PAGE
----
• Eyal Pinko

The winds in the Persian Gulf heat up less than a month before the change of the US administration

Aggressive U.S. military moves in the Persian Gulf, faced with Iranian military exercises, along with Trump's warnings against the promise of his assassination voiced by Rouhani. All of these are promoting winds of war in the Persian Gulf, on the eve of administration change in the United States. Is Trump, who has cut short his annual vacation and returned unexpectedly to the White House today, likely to launch a military campaign against Iran before the end of his administration? Israel has been warned and prepared.

On January 3, 2020, a Quds Force commander of the Revolutionary Guards, Qasem Soleimani, was killed in Iraq by four missiles fired from a U.S. unmanned aerial vehicle. Soleimani was one of Iran's most prominent leaders and is considered the brain and engine behind Iran's actions at the international theatre.

Soleimani was responsible for arms and weapons transfers to various terrorist organizations (such as Hezbollah, Hamas, the Yemen Houthis, the Irish IRA, etc.), and was responsible for establishing and training combat forces (such as Shiite militias in Syria and Iraq). He was also responsible for the establishment of operational cells in various countries around the world and on the Iranian funding of drugs through collaborations with drug barons in South America.

His assassination hit Iran, which has repeatedly vowed to avenge Soleimani's death and assassinate U.S. officials, including President Trump. Iran has even threatened to sue Trump personally in the Hague National Court for war crimes.

But a few months later, the COVID-19 virus began to spread and hit Iran hard. Senior government officials have fallen victim of the virus, which spread and claimed many other victims in Iran (more than 55,000 people have died in Iran from COVID-19). Iran has entered severe economic distress and social problems, which have threatened to continue the regime following the virus's spread. The Iranian government has turned its attention to retaliatory actions and the establishment of military and terrorist nests in the Middle East and the Horn of Africa to address economic and domestic problems.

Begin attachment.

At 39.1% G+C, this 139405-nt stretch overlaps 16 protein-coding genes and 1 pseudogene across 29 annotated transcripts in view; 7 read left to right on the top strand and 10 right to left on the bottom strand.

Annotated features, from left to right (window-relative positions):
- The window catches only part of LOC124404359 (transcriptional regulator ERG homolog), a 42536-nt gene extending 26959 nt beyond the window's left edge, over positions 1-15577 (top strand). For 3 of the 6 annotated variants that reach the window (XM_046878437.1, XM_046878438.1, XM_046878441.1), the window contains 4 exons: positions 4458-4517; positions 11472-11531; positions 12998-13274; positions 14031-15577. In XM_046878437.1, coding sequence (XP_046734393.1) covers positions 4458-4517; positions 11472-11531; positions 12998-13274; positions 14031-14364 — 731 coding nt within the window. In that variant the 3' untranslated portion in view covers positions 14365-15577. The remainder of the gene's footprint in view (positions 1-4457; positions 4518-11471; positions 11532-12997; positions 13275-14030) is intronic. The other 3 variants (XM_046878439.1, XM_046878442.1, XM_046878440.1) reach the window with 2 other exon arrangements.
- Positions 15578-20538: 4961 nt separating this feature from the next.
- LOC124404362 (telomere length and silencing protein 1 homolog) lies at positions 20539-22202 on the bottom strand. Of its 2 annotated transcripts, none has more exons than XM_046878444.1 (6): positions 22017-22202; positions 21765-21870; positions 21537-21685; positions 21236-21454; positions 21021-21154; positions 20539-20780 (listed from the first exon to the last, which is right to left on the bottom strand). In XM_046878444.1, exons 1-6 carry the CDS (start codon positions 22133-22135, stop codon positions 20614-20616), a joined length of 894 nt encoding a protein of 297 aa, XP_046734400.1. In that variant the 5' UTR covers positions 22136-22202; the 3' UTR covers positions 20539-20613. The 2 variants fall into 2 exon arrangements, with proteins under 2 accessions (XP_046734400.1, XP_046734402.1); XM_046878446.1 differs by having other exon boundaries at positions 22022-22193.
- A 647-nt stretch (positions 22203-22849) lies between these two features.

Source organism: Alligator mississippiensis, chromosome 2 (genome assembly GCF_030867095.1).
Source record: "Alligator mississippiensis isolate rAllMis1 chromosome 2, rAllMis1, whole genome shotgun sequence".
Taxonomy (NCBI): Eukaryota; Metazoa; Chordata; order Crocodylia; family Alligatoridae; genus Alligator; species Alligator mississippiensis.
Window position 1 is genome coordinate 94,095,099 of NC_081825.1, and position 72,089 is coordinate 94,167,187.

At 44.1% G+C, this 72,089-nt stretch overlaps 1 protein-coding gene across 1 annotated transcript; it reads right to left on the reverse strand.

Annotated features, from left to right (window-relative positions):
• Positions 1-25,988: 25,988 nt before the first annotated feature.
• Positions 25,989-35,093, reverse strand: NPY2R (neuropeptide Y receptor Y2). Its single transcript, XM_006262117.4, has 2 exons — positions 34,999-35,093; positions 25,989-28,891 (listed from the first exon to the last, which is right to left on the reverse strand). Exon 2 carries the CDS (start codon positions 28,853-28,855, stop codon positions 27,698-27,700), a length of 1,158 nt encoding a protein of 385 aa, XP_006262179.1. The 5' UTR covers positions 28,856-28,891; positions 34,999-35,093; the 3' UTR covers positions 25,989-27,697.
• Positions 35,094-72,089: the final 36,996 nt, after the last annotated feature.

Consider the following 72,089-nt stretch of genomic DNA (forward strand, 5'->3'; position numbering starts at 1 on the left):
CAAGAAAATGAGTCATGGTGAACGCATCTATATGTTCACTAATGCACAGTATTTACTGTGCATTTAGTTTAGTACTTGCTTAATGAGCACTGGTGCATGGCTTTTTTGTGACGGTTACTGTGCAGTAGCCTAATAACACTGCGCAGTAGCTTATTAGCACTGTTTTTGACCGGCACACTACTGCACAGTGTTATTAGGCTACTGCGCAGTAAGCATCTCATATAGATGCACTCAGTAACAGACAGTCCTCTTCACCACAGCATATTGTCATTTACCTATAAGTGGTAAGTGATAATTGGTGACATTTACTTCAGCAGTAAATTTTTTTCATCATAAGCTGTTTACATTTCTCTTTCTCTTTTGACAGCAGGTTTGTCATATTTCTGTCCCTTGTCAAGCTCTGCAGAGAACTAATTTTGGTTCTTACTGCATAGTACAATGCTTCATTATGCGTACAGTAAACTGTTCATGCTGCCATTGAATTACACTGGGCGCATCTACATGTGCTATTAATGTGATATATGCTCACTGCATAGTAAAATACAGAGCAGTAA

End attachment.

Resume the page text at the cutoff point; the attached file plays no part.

In recent months, as Iran began to recover and as the consequences of the U.S. election, a new wind began to blow from the Persian Gulf.

The Iranian government has identified Trump's successor, President-elect Joe Biden, as leading a change in the U.S. sanctions policy and likely to remove it, supporting that policy while serving as vice president during President Obama's administration.

Iran is trying these months to maintain "industrial" silence across the diplomatic chessboard and not to resort to aggressive actions and military moves (other than ostentatious training and exercises by Iranian military forces), such as those perceived by future U.S. government as irresponsible or unacceptable.

Iran has also warned its proxy organizations, such as Hezbollah and Hamas, not to launch a military campaign in the region. At the same time, on December 20, the United States Embassy in Baghdad was bombarded with a barrage of rockets made by Iran, launched by the Shiite militia.

But Trump is refusing to leave his seat peacefully, trying to lead moves that could ignite the entire Middle East region, sending threatening messages to Iran and even declaring several times in the media that he is considering launching a military campaign against Iran in the remaining days until the end of his rule.

Meanwhile, the U.S. Navy and Air Force have in recent weeks carried out extensive raids and operations in the Persian Gulf region (including strategic bombers flights, submarine with ballistic missiles launching capabilities, and battleships), sending a threatening message to Iran not to take operational revenge actions for the anniversary of Soleimani's assassination.

Against the background of the assessment of the Iranian threat, the American chief of staff met with the heads of the Israeli defense and security services, and it was even reported on December 25 that Israel was put on alert due to the possibility that the United States would act against Iran before Trump leaves power. Israel sent a submarine through the Suez Canal to stay in the Persian Gulf region, which includes sending a message and deterrence to Iran.

According to senior security officials in the United States, the Iranian military threat level reflected in intelligence assessments is one of the highest observed since Soleimani's assassination, and Iran, along with the Shiite militias in Iraq, plans to carry out a retaliatory attack against the U.S. forces in the Middle East (There are more than 3,000 US soldiers stationed in Iraq).

At the background of this intelligence assessment, reports were received today (31/12) that Trump had shortened his holiday in Florida and returned a day earlier than expected back to the White House.

At the same time, in this year's speech on the day of Soleimani's assassination, delivered today (31/12) by the Iranian President Hassan Rouhani, Rouhani posed a personal threat to the American president, assuring him that after the end of his term he would be assassinated by one of his henchmen.

It is estimated that Iran will not advance military moves or military action soon in retaliation for Soleimani's assassination, as Iran estimates that Joe Biden's administration will help advance its political, economic, and military goals by easing sanctions. In this situation, Iran's military move will cause it to lose its advantage over Biden. At the same time, Trump's aggressive moves in the recent weeks against Iran may lead to the start of a military campaign less than three weeks before he leaves the White House. If implemented, these moves would leave Biden in a complicated situation as soon as his administration begins.

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